I'm trying to write an Entity-Component System and I want to have different factories creating different kinds of entities. For example the HumanEntityFactory class will create human entities.

Would it break separation of concerns if I store the different types of human that the factory can create, or should I create a factory for each kind of human?

-HashMap<String, Component[]> humanEntityTypeComponents

+addHumanType(String typeName, Component[] components)

+createHuman(String type)
-HashMap<String, Component> components
  • 1
    It's unclear from your question whether "human type" is an entity in its own right, or whether it is merely a property of "human." Also, Separation of Concerns doesn't mean what you think it means. Dec 3, 2017 at 17:58
  • "human type" are common properties for different kinds of human, for example the maximum speed of human child might be A, whereas the maximum speed of a HumanSprinter might be B. Dec 3, 2017 at 18:01
  • 1
    If you're using a factory for storage you haven't built a factory. You've built a repository. Factories make things. Dec 3, 2017 at 21:16
  • It also creates the humans of the certain types... Does this violate SRP? Dec 3, 2017 at 21:20
  • SRP doesn't mean what you think it means either. Dec 3, 2017 at 23:25

1 Answer 1


First, it is important to make a difference between Single Responsibility Principle (SRP, related to Clean Code) and Separation of Concerns (SOC, related to engineering at large).

Analyse of your design

The Entity-Component-System has the purpose of avoiding a rigid compile-time class hierarchy by using a flexible data structure based on a flat Entity type enriched through run-time composition with components.

I understand that:

  • your HumanEntityFactory creates human Entities of different kind, each kind being characterized by a different set of default Components.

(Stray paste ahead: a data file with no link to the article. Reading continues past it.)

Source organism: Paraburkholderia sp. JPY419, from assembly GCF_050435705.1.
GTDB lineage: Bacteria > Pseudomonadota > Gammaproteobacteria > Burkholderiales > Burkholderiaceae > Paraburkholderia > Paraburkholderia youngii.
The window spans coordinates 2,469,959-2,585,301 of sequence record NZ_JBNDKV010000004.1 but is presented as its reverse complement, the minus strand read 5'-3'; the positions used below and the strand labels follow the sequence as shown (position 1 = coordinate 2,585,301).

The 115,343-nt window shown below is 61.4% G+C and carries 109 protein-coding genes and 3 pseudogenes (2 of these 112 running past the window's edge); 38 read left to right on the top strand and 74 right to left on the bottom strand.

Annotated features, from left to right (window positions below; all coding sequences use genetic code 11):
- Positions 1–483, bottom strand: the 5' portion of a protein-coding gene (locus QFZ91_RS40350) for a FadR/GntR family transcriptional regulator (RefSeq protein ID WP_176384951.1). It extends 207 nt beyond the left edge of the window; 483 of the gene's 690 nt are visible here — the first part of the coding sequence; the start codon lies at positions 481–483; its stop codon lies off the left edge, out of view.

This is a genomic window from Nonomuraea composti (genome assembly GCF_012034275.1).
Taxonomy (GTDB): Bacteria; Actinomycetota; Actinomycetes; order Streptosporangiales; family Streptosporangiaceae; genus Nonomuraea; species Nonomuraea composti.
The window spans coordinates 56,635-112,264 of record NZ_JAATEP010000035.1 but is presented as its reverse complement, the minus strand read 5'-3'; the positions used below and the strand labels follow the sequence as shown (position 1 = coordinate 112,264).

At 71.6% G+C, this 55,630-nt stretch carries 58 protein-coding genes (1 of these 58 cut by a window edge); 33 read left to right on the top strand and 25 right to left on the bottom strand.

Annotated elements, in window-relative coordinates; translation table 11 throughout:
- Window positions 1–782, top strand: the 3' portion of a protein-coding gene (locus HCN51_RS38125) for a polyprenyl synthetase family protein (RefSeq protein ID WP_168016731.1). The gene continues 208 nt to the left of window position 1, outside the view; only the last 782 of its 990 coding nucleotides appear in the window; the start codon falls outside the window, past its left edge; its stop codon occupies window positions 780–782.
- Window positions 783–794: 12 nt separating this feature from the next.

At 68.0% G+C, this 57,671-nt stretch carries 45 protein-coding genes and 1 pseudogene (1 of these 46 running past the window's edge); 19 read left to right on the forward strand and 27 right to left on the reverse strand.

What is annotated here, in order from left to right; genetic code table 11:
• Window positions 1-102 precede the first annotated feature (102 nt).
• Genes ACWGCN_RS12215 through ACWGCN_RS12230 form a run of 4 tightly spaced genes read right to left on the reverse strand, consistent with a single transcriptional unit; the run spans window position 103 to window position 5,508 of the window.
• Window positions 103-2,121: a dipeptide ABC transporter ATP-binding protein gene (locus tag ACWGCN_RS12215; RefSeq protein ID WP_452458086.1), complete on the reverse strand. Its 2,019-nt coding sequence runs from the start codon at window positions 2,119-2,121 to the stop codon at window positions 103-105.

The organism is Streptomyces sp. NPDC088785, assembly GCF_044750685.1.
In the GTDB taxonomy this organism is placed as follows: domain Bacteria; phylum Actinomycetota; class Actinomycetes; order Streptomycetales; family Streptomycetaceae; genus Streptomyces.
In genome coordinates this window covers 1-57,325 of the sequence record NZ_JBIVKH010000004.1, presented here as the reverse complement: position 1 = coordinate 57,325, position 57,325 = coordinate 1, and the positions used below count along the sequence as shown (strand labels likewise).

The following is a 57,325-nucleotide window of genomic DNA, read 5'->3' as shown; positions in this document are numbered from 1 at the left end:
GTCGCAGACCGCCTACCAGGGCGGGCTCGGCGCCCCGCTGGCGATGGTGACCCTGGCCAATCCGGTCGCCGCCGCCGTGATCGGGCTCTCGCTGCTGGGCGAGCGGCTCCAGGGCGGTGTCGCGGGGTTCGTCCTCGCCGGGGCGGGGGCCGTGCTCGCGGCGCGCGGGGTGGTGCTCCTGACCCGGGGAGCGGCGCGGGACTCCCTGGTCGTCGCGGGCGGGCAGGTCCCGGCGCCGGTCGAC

• in order to keep the system flexible, you define at run-time the standard components to use for each kind of human (e.g. addHumanType("Warrior", { new Sword(), new WarriorRenderer() }) )
  • then a new human is instantiated by the factory with the method createHuman() (e.g. createHuman("Warrior"), createHuman("Magician") and so on). I'll assume that the standard components are cloned, in case they have a state (e.g. defensivePower, offensivePower, depreciation).

Single responsibility

The name of this principle is somewhat misleading. So let's look at R.C.Martin's own explanations: SRP is about reasons to change, which are in general related to people responsibilities.

What are the possible changes that may require a change of the factory ?

  • change of the Entity interface. That's natural because we factor Entities.
  • change the Component creation logic. Someone may for example change the way the Components are created, moving from cloning to a factory.
  • change of the way the kinds of humans are managed, together with their component "templates".

I see here 3 different reasons for change, so no, it's not compliant with the SRP.

Note that having more "templates", i.e. more kinds of humans, will not require any changes to the factory class. So this is not relevant for SRP.

Separation of concerns

The separation of concerns is about modularity and decoupling. Your factory class seems to addresses two distinct concerns:

  • First, it manages the human types (via the method addHumanType() and the property humanEntityTypeComponents).
  • Then, it creates a new Entity according to the configuration

The first concern, is something that is related to the configuration. You certainly do this during the initialization, and probably it's the consequence of loading some configuration file. The second concern is unrelated.

So this design does not respect the separation of concerns either.

Way forward

The first thing would be to have a class managing the configuration of human entities.

The second thing would be to have a generator class, that generates a list of components for a given kind, based on the configuration.

The entity factory could then be instantiated by injecting the configuration and the generator,

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